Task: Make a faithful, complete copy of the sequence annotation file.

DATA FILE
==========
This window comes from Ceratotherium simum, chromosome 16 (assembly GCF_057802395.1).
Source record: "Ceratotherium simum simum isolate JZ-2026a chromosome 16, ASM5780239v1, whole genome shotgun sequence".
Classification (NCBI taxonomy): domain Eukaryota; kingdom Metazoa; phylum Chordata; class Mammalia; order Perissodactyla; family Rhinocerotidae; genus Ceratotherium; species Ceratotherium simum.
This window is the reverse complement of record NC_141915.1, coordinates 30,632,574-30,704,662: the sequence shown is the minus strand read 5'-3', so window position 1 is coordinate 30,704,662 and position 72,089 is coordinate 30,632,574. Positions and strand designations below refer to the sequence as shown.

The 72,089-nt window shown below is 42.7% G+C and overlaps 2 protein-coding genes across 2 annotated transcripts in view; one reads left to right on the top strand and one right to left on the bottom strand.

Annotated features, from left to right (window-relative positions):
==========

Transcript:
This window comes from Ceratotherium simum, chromosome 16 (assembly GCF_057802395.1).
Source record: "Ceratotherium simum simum isolate JZ-2026a chromosome 16, ASM5780239v1, whole genome shotgun sequence".
Classification (NCBI taxonomy): domain Eukaryota; kingdom Metazoa; phylum Chordata; class Mammalia; order Perissodactyla; family Rhinocerotidae; genus Ceratotherium; species Ceratotherium simum.
This window is the reverse complement of record NC_141915.1, coordinates 30,632,574-30,704,662: the sequence shown is the minus strand read 5'-3', so window position 1 is coordinate 30,704,662 and position 72,089 is coordinate 30,632,574. Positions and strand designations below refer to the sequence as shown.

The 72,089-nt window shown below is 42.7% G+C and overlaps 2 protein-coding genes across 2 annotated transcripts in view; one reads left to right on the top strand and one right to left on the bottom strand.

Annotated features, from left to right (window-relative positions):